CROSS-REFERENCES TO RELATED APPLICATIONS
- STATEMENT REGARDING FEDERALLY SPONSORED RESEARCH OR DEVELOPMENT
- MICROFICHE APPENDIX
- BACKGROUND OF THE INVENTION
1. Field of the Invention
This invention relates to the field of model trains. More specifically, the present invention comprises a smoke production system for a model locomotive.
2. Description of the Related Art
Model train hobbyists spend a great deal of time and effort in constructing model train systems which accurately simulate reality. For example, many hobbyists enjoy building railroad sets which recreate the environment and scenery of popular railways. Likewise, many hobbyists purchase or develop elaborate controllers or soundcards for replicating traditional sounds heard around a railway including whistles, steam chuffs, and brakes. Model locomotives and rail cars are also recreated in exacting detail.
- BRIEF SUMMARY OF THE INVENTION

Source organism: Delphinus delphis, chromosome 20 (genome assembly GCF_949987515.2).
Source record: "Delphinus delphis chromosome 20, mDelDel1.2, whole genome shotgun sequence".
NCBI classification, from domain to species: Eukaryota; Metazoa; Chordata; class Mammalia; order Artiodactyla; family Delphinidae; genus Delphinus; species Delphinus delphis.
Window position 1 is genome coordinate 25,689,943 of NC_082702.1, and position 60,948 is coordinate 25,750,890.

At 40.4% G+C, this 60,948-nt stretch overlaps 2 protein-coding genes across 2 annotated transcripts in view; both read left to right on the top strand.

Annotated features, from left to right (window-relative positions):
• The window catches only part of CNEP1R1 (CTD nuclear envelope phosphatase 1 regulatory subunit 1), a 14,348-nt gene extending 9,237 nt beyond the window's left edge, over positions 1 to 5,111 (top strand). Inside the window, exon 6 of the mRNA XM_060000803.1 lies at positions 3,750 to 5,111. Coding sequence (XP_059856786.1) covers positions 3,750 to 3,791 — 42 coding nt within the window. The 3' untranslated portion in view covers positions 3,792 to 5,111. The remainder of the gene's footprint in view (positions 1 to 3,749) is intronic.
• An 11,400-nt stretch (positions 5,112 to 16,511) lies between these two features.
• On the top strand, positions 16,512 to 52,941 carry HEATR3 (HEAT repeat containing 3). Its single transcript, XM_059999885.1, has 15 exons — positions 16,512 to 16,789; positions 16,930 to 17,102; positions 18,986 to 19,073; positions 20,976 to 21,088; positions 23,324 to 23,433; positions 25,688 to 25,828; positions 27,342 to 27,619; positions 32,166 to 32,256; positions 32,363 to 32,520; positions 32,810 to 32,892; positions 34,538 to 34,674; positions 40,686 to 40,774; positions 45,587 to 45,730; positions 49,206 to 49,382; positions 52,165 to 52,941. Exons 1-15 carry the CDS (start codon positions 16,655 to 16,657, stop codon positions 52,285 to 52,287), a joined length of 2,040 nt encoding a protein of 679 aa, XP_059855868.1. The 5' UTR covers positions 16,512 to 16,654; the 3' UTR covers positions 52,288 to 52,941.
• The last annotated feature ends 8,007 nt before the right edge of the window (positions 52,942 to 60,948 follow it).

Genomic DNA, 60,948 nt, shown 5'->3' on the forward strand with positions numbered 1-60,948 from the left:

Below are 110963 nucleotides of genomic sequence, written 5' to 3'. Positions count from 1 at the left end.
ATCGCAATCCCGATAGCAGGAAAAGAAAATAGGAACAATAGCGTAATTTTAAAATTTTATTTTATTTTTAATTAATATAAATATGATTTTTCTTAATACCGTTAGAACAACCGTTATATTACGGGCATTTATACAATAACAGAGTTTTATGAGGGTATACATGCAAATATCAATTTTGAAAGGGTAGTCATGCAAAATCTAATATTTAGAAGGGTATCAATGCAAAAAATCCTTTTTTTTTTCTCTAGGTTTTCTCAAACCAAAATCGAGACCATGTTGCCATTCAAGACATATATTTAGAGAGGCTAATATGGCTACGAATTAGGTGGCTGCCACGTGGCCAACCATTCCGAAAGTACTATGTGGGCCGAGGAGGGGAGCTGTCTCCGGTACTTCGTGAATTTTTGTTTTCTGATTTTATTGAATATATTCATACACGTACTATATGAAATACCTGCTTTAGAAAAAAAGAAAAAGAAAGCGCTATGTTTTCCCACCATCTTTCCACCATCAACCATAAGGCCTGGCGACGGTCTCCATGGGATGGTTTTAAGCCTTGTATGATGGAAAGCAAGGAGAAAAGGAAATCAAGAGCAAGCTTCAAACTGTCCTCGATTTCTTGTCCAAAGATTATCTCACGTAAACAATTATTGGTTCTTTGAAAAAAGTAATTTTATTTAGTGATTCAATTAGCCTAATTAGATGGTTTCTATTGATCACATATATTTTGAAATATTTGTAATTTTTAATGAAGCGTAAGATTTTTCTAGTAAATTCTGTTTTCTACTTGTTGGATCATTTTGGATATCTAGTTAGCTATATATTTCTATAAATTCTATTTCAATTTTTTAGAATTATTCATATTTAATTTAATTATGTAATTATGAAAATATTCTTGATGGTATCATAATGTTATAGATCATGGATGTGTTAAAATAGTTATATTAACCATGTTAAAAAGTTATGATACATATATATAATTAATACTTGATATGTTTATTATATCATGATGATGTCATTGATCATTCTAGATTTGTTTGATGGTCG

A lesser amount of attention has been directed towards simulating the appearance of steam emitted from an operating locomotive. Actual steam-powered locomotives use steam pressure to drive reciprocating pistons. The reciprocating pistons turn drive wheels on the railroad track to propel the locomotive forward or rearward on the track. The reciprocating pistons are attached to the drive wheels through connecting rods and linkages. Those that are familiar with the operation of steam locomotives know that four discrete exhaust pulses are emitted from the locomotive for every revolution of the drive wheel. Prior art steam exhaust simulation devices do a very poor job at replicating this feature. As such, it would be beneficial to provide a smoke production system for a model locomotive capable of accurately simulating the exhaust characteristics of an actual locomotive.